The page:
Painting in the Dark in New York, NY

When I’m in NYC, I never miss a chance to go to James Cohan, my neighborhood gallery. I like their expanded upstairs space which is next door to their original Walker Street location. I always visit both.

Kathy Butterly, who is among my favorite contemporary ceramic artists, curated a show for James Cohan, with Glenn Adamson, called Painting in the Dark. This curatorial essay by Adamson is worth a read.

The exhibition includes seven artists, “spanning more than a century, who exemplify a painterly approach to the ceramic medium. Participating artists include Hugh Robertson (1845-1908), Rudolf Staffel (1911-2002), Toshiko Takaezu (1922-2011), Rose Cabat (1914-2015), Tony Marsh (b. 1954), Marit Tingleff (b. 1954), and Kathy Butterly (b. 1963).” (James Cohan Gallery)

I am always delighted to see Kathy Butterly’s work in person, and there were five pieces in this exhibition. Little gems basking in the light coming through the large gallery windows. I had just seen a large body of her work at James Cohan this past winter, which you can read about in my blog post here. I’m such a fan.

Front left: Kathy Butterly, Taking Form, 2022
Porcelain, earthenware, glaze
Kathy Butterly, Green Shift, 2022
Porcelain, earthenware, glaze
Kathy Butterly, Taking Form, 2022
Porcelain, earthenware, glaze
Kathy Butterly, Adapting Form, 2022
Porcelain, earthenware, glaze

Tony Marsh is another ceramic artist whose work I really admire and have followed for years. There were five of his pieces in the exhibition, beautifully displayed on the other side of the wall from Butterly’s work. The second floor gallery space is really special on a sunny day, but makes it hard to capture the true color of the artwork with my iPhone. The two pieces below were my favorites.

Tony Marsh, Neo-Crucible, 2021
Multiple fired clay, glaze
Other view
Detail
Tony Marsh, Neo-Crucible, 2021
Multiple fired clay, glaze
Other view
Detail

I had never seen so many pieces by Rose Cabat, and the groupings were dreamy.

Rose Cabat, Collection of 7 Feelies, ca 2012-2013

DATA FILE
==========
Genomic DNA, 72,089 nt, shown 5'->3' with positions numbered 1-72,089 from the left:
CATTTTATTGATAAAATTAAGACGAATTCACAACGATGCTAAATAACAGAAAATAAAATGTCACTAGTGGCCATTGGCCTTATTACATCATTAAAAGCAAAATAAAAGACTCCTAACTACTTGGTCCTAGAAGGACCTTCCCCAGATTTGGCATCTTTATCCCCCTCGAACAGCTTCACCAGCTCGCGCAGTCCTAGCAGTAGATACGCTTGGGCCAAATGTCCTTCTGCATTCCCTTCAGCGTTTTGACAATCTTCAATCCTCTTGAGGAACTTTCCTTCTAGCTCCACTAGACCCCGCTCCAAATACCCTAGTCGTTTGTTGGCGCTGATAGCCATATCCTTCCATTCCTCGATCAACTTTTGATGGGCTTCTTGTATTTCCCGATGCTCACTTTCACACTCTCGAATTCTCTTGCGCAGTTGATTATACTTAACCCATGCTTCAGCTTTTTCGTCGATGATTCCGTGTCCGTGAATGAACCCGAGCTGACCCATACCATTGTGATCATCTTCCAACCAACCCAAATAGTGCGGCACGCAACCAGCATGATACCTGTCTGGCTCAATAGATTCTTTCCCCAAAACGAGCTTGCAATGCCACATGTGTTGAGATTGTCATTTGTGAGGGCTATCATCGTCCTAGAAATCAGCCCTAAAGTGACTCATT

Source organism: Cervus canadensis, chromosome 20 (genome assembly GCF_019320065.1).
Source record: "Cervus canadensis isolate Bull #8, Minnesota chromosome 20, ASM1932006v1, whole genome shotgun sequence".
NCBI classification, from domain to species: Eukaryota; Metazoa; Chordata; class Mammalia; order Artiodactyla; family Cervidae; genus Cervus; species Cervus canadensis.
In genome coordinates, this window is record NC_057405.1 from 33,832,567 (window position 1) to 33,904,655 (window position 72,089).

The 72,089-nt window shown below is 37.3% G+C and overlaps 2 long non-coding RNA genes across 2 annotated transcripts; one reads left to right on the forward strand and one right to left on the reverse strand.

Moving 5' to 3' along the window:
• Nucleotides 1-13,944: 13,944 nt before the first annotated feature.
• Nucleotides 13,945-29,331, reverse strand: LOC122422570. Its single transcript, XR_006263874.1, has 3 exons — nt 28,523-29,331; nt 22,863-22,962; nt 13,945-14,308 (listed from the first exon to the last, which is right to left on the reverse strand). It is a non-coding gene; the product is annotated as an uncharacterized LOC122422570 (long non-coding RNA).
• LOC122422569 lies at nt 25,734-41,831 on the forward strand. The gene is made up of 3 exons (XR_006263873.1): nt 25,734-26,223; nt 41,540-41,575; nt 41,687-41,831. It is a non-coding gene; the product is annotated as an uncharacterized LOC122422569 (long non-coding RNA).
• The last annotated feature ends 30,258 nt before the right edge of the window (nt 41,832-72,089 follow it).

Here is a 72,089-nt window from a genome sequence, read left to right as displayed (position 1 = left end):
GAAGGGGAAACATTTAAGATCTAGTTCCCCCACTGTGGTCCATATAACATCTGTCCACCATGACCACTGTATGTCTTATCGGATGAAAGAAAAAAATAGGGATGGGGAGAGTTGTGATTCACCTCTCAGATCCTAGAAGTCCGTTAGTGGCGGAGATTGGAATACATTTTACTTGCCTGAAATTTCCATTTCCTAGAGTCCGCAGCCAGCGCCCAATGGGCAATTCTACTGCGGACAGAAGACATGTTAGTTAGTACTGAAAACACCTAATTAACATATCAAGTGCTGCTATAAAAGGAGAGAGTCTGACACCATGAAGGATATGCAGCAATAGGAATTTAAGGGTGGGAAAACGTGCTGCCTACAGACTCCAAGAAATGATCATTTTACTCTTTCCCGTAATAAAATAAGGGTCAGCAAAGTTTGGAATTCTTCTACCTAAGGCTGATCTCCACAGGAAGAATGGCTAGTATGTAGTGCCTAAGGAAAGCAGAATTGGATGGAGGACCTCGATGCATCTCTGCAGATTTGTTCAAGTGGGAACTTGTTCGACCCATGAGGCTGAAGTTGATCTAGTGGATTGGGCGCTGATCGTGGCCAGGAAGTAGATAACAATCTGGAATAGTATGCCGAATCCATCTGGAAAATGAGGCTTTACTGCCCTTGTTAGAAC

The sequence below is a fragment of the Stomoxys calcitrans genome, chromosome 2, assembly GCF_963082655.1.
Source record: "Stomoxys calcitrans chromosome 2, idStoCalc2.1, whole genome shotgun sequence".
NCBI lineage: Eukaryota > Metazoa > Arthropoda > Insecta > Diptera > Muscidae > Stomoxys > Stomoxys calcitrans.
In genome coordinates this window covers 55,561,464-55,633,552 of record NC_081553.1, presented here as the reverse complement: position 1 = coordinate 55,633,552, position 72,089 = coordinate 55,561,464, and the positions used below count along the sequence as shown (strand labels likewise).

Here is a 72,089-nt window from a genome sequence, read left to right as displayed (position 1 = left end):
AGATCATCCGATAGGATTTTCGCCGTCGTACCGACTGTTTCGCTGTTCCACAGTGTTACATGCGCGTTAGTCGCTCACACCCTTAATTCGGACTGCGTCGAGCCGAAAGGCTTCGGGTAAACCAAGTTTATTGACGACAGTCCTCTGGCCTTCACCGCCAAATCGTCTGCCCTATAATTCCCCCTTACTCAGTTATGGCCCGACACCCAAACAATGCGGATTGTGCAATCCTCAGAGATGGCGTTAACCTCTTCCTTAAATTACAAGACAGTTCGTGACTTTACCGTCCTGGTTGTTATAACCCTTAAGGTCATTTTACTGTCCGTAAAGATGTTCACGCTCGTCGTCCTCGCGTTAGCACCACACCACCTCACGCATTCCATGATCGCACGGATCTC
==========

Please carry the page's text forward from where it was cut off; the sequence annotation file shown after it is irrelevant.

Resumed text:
Glazed stoneware
Rose Cabat, Collection of 6 Feelies, ca 2006-2012
Glazed stoneware
Rose Cabat, Collection of 5 Feelies, n.d.
Glazed stoneware

I knew the exhibit was going to be wonderful, but it was better than I anticipated. I have seen very few of Rudolf Staffel’s pieces so up close and in person and I really understood their appeal. The grouping of translucent porcelain work was lovely, and photos cannot do them justice. I really wish I could have seen them illuminated. Their title, Light Gatherer, could not be more perfect.

Rudolf Staffel, Light Gatherer, ca 1970s-1990s
Translucent porcelain, handbuilt, glazed, with vitreous element
Rudolf Staffel, Light Gatherer, ca 1970s-1990s
Translucent porcelain with cobalt oxide
Inside view
Rudolf Staffel, Light Gatherer, ca 1970s-1990s
Translucent unglazed porcelain, wheelthrown and incised, with vitreous elements, and with cobalt and iron oxide washes.
Inside view

I always like seeing Toshiko Takaezu’s stoneware pieces. The forms are fabulous. My favorite was the one below. I’m all about the glaze.

Toshiko Takaezu, Untitled, ca 1990s
Glazed stoneware

I cannot show you everything from the exhibition, but I will finish with the work of Hugh Robertson, an artist I am embarrassed to never have heard of. Having seen this show, I am now obsessed with learning everything there is to know about him.

“The earliest figure included in the exhibition is Hugh Robertson (1845-1908), an English-trained potter who settled in the Boston area in the 1860s and was a leading light of the American Arts and Crafts Movement. He was inspired to the point of obsession by historic Chinese wares – particularly those with a deep red “oxblood” glaze, a secret he labored for years to reproduce. The selection of his works in Painting in the Dark is drawn from two of the most significant private collections of Arts and Crafts material in the USA.” (James Cohan)

The show featured a bunch of his work, and his iridescent and luster glazes are dreamy and hard to photograph. I’ll leave you with photos of two pieces that have volcanic glazes, which I adore.

Hugh Robertson, Experimental Vase, ca 1896-1908
Earthenware vase with volcanic green glazes
Hugh Robertson, Green Volcanic Vase, ca 1896
Porcelain vase with an ivory and green volcanic glaze

You may notice that I have started leaving off dimensions of the artwork I am showing. It takes an immense amount of time for me to add them to my posts, and I have a huge backlog of shows to share. This blogging takes a lot more time than you can imagine. If you want to know a size, you are welcome to contact me. I have all that information on hand. Thanks for reading Woman Seeking Art!

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